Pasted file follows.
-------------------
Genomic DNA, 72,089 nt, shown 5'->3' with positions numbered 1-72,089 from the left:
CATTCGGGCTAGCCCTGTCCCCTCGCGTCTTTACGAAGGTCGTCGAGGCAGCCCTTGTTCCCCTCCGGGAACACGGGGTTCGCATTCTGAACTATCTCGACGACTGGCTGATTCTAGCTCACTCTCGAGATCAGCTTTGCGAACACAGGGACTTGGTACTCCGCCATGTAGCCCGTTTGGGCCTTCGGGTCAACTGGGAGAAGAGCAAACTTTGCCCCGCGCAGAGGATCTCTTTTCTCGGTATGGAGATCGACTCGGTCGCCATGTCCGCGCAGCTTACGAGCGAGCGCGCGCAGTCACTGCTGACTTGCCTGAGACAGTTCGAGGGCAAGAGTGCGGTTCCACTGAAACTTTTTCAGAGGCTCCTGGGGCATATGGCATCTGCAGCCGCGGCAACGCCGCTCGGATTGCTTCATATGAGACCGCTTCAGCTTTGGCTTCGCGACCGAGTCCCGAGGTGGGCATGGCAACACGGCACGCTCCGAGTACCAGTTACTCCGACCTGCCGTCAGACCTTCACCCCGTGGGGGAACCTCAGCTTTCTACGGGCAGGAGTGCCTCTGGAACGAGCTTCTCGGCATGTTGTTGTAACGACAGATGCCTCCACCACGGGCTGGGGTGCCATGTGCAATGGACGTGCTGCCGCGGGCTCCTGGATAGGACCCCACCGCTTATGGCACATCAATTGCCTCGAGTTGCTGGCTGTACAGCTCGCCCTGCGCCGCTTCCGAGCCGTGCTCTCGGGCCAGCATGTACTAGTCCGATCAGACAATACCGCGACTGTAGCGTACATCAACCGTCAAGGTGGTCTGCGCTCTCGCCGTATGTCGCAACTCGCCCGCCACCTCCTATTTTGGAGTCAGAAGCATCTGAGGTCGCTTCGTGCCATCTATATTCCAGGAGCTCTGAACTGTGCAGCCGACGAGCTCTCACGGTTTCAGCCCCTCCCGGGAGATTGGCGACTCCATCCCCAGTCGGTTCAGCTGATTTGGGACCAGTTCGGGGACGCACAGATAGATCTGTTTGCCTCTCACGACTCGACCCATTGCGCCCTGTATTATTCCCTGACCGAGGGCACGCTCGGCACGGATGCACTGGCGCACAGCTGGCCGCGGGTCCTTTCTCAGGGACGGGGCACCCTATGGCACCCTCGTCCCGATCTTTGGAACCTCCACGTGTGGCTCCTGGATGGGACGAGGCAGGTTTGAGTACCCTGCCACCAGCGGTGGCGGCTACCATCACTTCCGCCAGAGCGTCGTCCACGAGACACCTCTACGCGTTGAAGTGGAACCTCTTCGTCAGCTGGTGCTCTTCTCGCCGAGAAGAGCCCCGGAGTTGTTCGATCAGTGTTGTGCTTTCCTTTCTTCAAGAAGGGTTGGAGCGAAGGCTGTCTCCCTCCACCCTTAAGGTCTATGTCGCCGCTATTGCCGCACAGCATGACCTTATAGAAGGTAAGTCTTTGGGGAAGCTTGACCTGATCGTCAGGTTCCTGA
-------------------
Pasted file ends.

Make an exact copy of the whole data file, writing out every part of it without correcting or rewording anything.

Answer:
Genomic DNA, 72,089 nt, shown 5'->3' with positions numbered 1-72,089 from the left:
CATTCGGGCTAGCCCTGTCCCCTCGCGTCTTTACGAAGGTCGTCGAGGCAGCCCTTGTTCCCCTCCGGGAACACGGGGTTCGCATTCTGAACTATCTCGACGACTGGCTGATTCTAGCTCACTCTCGAGATCAGCTTTGCGAACACAGGGACTTGGTACTCCGCCATGTAGCCCGTTTGGGCCTTCGGGTCAACTGGGAGAAGAGCAAACTTTGCCCCGCGCAGAGGATCTCTTTTCTCGGTATGGAGATCGACTCGGTCGCCATGTCCGCGCAGCTTACGAGCGAGCGCGCGCAGTCACTGCTGACTTGCCTGAGACAGTTCGAGGGCAAGAGTGCGGTTCCACTGAAACTTTTTCAGAGGCTCCTGGGGCATATGGCATCTGCAGCCGCGGCAACGCCGCTCGGATTGCTTCATATGAGACCGCTTCAGCTTTGGCTTCGCGACCGAGTCCCGAGGTGGGCATGGCAACACGGCACGCTCCGAGTACCAGTTACTCCGACCTGCCGTCAGACCTTCACCCCGTGGGGGAACCTCAGCTTTCTACGGGCAGGAGTGCCTCTGGAACGAGCTTCTCGGCATGTTGTTGTAACGACAGATGCCTCCACCACGGGCTGGGGTGCCATGTGCAATGGACGTGCTGCCGCGGGCTCCTGGATAGGACCCCACCGCTTATGGCACATCAATTGCCTCGAGTTGCTGGCTGTACAGCTCGCCCTGCGCCGCTTCCGAGCCGTGCTCTCGGGCCAGCATGTACTAGTCCGATCAGACAATACCGCGACTGTAGCGTACATCAACCGTCAAGGTGGTCTGCGCTCTCGCCGTATGTCGCAACTCGCCCGCCACCTCCTATTTTGGAGTCAGAAGCATCTGAGGTCGCTTCGTGCCATCTATATTCCAGGAGCTCTGAACTGTGCAGCCGACGAGCTCTCACGGTTTCAGCCCCTCCCGGGAGATTGGCGACTCCATCCCCAGTCGGTTCAGCTGATTTGGGACCAGTTCGGGGACGCACAGATAGATCTGTTTGCCTCTCACGACTCGACCCATTGCGCCCTGTATTATTCCCTGACCGAGGGCACGCTCGGCACGGATGCACTGGCGCACAGCTGGCCGCGGGTCCTTTCTCAGGGACGGGGCACCCTATGGCACCCTCGTCCCGATCTTTGGAACCTCCACGTGTGGCTCCTGGATGGGACGAGGCAGGTTTGAGTACCCTGCCACCAGCGGTGGCGGCTACCATCACTTCCGCCAGAGCGTCGTCCACGAGACACCTCTACGCGTTGAAGTGGAACCTCTTCGTCAGCTGGTGCTCTTCTCGCCGAGAAGAGCCCCGGAGTTGTTCGATCAGTGTTGTGCTTTCCTTTCTTCAAGAAGGGTTGGAGCGAAGGCTGTCTCCCTCCACCCTTAAGGTCTATGTCGCCGCTATTGCCGCACAGCATGACCTTATAGAAGGTAAGTCTTTGGGGAAGCTTGACCTGATCGTCAGGTTCCTGA